For the 120 confocal images tested, the proposed SmartTracing algorithm successfully improved the overall completeness of reconstructions. In comparison with initial reconstructions, the total length, bifurcation number, branch number, and tip number all increased after the optimization of SmartTracing (Fig. 5). Among those, the completeness of 30 reconstructions was significantly improved (the total length of final reconstruction is 1.2 times larger than that of initial reconstruction). By visual inspection, the SmartTracing algorithm only failed to trace the complete neuron morphology on 1 image out of the 120 images. In this failure case, there is a gap that is too big to be filled (Fig. 6b).

Fig. 5
figure 5

Box plots of neuron morphology measurements of the 120 neuron reconstructions obtained

Fig. 6
figure 6

Examples of performing SmartTracing iteratively. Reconstruction shown in red tube is overlapped on the original image shown in gray. a Reconstruction of the first and second rounds of SmartTracing of case #7 shown in Fig. 4. b Reconstruction of the case that failed in the first round of SmartTracing but succeeded after two rounds shown in different angles. The gap that caused the failure in the first round is highlighted by arrows. (Color figure online)

Notably, SmartTracing is able to run iteratively. The reconstruction generated from the previous round is used as the initial reconstruction for the next round. However, for the reconstruction that is relatively complete, further iteration will not change the result significantly (Fig. 6a) and is time consuming. On the other hand, for the incorrect reconstruction, better training samples could be obtained based on the reconstruction from the previous iteration which may successively remedy the reconstruction. Thus we tried performing SmartTracing iteratively on the previously failed case. Intriguingly, it only took two rounds of SmartTracing to successfully fill the gap and obtain complete reconstruction (Fig. 6b). This is mainly because. with the result from the first round, more training samples from the gap area were obtained to train the classifier, so the gap can be filled in the second round.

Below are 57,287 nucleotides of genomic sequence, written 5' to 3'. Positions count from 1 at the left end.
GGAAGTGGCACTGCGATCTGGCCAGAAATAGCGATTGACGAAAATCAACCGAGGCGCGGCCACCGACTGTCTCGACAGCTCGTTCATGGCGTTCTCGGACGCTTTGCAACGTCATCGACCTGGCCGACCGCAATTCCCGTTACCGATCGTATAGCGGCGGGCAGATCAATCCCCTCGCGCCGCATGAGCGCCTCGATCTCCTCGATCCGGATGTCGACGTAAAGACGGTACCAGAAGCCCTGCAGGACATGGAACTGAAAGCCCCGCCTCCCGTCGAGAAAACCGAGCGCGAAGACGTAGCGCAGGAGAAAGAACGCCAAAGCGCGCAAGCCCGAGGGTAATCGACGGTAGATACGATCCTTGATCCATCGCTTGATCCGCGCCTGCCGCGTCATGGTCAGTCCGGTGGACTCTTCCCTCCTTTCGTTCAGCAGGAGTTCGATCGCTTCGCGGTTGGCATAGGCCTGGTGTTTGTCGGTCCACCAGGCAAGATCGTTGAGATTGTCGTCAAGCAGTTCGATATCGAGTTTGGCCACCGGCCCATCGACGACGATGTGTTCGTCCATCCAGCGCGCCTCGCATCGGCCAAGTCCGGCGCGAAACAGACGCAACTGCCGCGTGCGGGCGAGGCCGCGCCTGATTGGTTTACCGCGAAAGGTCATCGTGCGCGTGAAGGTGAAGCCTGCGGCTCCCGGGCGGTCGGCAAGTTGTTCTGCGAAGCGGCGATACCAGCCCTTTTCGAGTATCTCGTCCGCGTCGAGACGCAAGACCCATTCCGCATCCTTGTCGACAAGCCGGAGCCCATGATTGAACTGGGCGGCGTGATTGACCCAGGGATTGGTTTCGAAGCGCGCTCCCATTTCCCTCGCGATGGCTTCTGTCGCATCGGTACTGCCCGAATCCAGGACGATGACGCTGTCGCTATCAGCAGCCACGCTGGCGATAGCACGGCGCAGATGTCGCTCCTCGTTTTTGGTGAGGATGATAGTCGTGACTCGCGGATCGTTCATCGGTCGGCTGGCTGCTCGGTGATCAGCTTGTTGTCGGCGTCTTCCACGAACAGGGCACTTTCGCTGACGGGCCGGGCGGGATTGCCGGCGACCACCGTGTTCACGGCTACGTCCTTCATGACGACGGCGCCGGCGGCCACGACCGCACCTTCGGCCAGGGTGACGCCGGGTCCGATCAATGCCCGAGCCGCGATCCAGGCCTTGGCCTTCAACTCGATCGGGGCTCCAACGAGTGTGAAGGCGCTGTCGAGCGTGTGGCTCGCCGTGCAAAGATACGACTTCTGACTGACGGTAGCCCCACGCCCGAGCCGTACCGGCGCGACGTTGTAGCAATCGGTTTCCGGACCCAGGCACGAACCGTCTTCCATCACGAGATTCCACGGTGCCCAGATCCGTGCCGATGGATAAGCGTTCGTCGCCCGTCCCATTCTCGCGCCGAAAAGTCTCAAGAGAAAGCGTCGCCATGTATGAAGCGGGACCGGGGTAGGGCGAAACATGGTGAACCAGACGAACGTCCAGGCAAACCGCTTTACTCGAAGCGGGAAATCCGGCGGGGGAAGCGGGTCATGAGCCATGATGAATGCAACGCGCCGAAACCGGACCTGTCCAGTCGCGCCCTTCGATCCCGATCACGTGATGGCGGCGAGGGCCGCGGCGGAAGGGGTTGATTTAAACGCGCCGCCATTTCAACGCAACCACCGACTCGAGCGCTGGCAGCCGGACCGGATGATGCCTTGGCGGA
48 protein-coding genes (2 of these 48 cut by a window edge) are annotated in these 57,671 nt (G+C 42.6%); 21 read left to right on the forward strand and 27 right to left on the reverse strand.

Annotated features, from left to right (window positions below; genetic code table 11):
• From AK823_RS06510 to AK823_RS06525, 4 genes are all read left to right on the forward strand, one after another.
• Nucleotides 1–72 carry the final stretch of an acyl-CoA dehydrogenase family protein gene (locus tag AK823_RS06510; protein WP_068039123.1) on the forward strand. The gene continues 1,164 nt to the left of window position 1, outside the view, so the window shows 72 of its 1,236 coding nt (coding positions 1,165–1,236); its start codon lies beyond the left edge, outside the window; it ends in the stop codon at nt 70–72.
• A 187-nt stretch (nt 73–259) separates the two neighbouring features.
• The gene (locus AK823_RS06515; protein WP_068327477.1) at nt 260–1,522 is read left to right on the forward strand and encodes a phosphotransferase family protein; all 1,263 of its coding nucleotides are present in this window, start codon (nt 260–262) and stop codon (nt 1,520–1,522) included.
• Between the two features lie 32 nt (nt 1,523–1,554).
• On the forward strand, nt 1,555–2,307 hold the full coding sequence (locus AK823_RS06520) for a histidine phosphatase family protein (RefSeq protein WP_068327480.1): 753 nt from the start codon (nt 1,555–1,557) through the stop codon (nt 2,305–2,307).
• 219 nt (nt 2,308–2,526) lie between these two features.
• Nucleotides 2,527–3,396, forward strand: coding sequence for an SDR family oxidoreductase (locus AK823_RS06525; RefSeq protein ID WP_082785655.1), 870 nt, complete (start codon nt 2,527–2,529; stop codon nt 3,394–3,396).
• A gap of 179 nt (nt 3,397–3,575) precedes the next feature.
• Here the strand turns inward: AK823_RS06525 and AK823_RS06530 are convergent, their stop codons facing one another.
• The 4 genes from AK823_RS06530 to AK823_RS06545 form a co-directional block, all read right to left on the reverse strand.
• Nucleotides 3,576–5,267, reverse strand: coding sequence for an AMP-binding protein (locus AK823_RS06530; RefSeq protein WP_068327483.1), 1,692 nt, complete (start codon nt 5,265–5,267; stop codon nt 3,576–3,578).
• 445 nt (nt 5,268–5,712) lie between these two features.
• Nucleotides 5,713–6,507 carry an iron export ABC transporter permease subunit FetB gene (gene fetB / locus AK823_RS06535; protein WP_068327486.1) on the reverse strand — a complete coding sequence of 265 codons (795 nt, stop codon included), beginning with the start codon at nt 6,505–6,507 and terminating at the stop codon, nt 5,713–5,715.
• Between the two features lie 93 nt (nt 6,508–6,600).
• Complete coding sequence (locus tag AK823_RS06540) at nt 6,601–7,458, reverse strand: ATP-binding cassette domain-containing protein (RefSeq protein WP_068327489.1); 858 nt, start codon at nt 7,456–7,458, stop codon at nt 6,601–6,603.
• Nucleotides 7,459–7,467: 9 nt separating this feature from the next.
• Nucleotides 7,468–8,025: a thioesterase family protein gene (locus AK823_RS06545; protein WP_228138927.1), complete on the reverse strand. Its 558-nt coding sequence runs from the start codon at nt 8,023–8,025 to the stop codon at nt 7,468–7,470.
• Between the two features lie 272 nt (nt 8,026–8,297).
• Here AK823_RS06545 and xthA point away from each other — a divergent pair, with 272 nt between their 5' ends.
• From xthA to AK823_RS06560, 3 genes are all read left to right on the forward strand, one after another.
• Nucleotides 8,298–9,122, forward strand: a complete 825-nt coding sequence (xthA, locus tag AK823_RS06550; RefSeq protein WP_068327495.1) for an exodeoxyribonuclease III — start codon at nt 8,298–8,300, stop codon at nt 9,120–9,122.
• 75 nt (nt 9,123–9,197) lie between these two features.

We then compared the result generated by SmartTracing with other methods. Specifically, the results generated by micro-optical sectioning tomography (MOST) ray-shooting tracing [21] and open-curve snake (Snake) tracing [8, 22] were compared. By visual inspection, the results generated by our proposed SmartTracing were more complete, more topologically correct, and better at reflecting the morphology of the neurons in original images than other tracing methods (Fig. 7).